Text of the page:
Most days you can find Joe Zelwietro behind the circulation desk or a stack of books at the Prince Rupert Public Library, where the librarian has worked since before the turn of the century.
The year was 1999 and Zelwietro was looking for steady work. He, his wife Rose and their two kids had moved west to the Lower Mainland, but most of his opportunities were on contract or casual. When Zelwietro heard of the deputy library position among the natural backdrop of Prince Rupert where they could raise their family, he thought, “Rupert fits that well.”
“Library work is good work. Libraries are meant to give everybody a second chance if you need it, or a first chance,” he said. “Every day we see people who are trying to improve their lives by applying for a job, learning how to do a resume, doing grants.”
For Zelwietro, the job has always been about more than just books. When he was studying in the early 90s it was an exuberant time when it came to technology, the chief librarian said.
“I did see it being a big change, and I wanted to be part of that,” Zelwietro said. “We’re still trying to figure it out.”
One of the initiatives of the library he’s passionate about is using the internet critically for information. Too many kids and even adults still believe everything they read, he said.
“Our reading habits changed. The depth of what we take in has changed, has become shallower. We scan headlines, we don’t read in depth and analyze and compare to other sources. I’m worried about that.
“We’ve had ups and downs with technology,” he said. “I swear at it as much as I praise it.”
Computer literacy is just one of the services offered at the public library, where people can use traditional media like books as well as technology ranging from the basic desktop to a 3D printer. With so many free resources, Zelwietro calls libraries the “great equalizer.”
“Everybody is welcome regardless of your income, your age, your race, religion, whatever. You can come in here, know you’re safe and have an opportunity to learn,” he said.
“We are fortunate that we are able to help people meet those goals, and I enjoy that. I myself have always had a belief in lifelong learning. Even in my time here, I’ve taken courses outside library work,” Zelwietro said, naming electrical courses and financial services among what he’s learned since arriving in Rupert.
Before he picked up his first book, Zelwietro was born in Stratford, Ontario. He’d always felt welcome in libraries as a kid, he said, and decided to get his masters degree at the University of Western Ontario in library and information science. He was able to do so, he points out, because Rose supported the family while he went back to school. She now works at the hospital in health information management, a similar vein of work.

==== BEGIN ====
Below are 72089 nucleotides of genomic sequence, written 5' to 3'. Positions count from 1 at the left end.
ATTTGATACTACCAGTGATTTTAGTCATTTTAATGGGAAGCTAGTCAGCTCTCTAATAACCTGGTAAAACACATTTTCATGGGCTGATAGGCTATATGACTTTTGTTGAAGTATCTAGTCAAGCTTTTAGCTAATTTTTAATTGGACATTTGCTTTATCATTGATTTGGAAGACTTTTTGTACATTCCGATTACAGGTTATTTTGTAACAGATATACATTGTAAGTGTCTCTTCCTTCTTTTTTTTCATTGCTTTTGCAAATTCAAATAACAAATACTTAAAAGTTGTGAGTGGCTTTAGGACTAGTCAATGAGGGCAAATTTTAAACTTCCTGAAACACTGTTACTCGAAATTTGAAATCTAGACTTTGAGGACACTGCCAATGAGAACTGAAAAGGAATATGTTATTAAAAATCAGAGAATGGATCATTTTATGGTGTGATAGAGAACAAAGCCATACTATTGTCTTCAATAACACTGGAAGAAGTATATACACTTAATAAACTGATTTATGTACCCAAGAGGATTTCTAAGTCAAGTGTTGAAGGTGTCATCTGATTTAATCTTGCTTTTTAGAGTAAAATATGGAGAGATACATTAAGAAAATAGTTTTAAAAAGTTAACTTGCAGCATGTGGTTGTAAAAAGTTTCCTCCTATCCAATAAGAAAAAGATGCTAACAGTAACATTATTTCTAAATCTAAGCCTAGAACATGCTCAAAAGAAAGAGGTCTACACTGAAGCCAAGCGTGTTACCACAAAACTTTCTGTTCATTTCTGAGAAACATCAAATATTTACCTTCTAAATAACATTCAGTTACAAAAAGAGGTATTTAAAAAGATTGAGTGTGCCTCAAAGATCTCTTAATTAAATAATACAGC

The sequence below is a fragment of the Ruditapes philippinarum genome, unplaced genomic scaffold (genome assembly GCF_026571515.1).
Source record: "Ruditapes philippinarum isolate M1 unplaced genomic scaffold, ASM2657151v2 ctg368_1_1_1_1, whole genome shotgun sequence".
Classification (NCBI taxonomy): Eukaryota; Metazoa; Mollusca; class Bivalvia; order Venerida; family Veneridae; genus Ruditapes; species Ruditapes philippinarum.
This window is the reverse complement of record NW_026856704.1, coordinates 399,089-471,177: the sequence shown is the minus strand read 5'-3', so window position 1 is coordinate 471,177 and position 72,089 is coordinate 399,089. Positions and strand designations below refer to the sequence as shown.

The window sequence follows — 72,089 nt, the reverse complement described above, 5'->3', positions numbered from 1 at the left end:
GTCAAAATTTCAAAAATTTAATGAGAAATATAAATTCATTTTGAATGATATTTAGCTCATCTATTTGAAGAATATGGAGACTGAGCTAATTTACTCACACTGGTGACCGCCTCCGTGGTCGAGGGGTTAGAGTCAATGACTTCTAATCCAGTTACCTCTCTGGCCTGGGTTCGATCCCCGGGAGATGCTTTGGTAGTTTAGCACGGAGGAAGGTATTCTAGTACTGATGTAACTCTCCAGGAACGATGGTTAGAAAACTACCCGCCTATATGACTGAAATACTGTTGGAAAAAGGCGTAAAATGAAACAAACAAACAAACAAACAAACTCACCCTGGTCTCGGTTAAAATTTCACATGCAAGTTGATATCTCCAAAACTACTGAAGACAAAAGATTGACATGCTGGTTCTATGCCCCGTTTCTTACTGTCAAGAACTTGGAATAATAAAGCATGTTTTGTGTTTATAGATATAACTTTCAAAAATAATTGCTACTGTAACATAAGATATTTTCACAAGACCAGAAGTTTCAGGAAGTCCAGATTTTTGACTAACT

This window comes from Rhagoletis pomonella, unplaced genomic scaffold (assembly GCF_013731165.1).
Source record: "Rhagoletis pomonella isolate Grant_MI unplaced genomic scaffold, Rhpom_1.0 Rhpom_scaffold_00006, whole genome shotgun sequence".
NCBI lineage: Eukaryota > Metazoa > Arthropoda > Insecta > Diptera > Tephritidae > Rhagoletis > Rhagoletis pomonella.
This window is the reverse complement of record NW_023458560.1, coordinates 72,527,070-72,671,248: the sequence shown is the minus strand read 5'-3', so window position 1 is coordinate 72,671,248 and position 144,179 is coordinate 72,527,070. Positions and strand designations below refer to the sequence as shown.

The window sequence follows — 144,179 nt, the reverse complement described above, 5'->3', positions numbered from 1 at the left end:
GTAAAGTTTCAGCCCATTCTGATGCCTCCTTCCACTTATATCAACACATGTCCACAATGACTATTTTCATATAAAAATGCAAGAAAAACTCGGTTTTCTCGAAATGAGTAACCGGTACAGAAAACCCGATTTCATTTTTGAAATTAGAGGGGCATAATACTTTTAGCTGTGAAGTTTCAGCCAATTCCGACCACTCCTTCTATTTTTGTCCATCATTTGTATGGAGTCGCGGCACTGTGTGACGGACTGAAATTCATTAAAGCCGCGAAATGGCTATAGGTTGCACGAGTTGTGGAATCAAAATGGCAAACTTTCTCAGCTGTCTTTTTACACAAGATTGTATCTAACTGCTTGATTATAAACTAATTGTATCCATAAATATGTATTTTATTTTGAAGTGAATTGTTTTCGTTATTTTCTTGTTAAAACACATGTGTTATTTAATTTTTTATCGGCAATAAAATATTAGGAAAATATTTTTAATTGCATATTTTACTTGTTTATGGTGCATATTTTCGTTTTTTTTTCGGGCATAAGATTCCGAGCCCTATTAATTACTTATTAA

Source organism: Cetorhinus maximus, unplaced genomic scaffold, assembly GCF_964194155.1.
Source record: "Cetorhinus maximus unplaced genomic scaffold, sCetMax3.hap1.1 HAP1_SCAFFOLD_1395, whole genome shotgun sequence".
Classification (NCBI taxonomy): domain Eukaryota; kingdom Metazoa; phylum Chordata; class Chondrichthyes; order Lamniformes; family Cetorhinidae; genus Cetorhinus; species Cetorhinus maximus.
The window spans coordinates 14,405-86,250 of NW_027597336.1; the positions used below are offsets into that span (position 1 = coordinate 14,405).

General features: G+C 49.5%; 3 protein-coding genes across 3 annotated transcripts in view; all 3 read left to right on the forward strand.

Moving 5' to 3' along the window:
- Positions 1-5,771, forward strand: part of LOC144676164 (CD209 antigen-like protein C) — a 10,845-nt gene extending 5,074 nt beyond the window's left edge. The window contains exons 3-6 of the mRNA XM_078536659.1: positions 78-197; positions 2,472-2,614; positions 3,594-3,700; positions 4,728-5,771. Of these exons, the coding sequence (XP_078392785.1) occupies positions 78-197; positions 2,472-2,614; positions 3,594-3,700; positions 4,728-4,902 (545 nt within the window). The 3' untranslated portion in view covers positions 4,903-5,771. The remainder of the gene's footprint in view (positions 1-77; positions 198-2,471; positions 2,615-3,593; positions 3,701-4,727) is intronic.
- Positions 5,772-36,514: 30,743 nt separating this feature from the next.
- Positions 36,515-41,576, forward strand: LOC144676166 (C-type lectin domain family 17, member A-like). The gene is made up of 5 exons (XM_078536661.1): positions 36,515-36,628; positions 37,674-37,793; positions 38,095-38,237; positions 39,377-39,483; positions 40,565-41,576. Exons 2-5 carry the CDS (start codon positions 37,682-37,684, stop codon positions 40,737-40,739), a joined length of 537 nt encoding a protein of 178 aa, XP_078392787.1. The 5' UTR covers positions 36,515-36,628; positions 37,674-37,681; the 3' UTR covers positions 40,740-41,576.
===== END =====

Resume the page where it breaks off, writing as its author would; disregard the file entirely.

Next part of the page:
Off the page, life in Prince Rupert is just as fulfilling. Aside from spending time with his family, there are two main activities that take up much of Zelwietro’s time: boating and fishing. He loves kayaking and when he’s not fishing, he volunteers at the Oldfield Hatchery. Although he said he’s still not on the water as much as he would like to be.
Another of his favourite activities combines community and words in a different format: live theatre on stage at the Tom Rooney Playhouse.
“I love the community shows,” Zelwietro said. “I prefer more observing and being in the audience than participating and acting.”
He was among the audience in the library’s multi-purpose room when Aaron Williams read from his debut book to packed the room. Seeing every seat filled, people lining the walls to hear the author read to his hometown “was a very good moment,” Zelwietro said.
“[The crowd] was old, young, First Nations and non. They just wanted to hear what the young man said about fighting fires and writing.”
He gets pleasure in his job, often, from subtle daily events. From reading a good book, to people commenting on the newly stocked selection, to those telling the staff about being hired at the job they applied for from one of the library’s computers.
“The library touches people’s lives in different ways. From children’s programs to computer correspondence to constant face-to-face interaction at the front desk. We’re very integrated,” he said.
None of it could be done without the support of the community, he said. While much of the library’s funding comes from the city and province, Zelwietro said it’s also the donations from patrons that help the library maintain their collections and provide their services and programs. In an editorial he wrote for the Northern View in 2014, Zelwietro went so far as to call the people of Prince Rupert his real boss.
“This is a place where we don’t forget the history of the area and we try to use books we have, the knowledge we have to build a bit of a better community.
“I get to spend my whole life watching people learn.”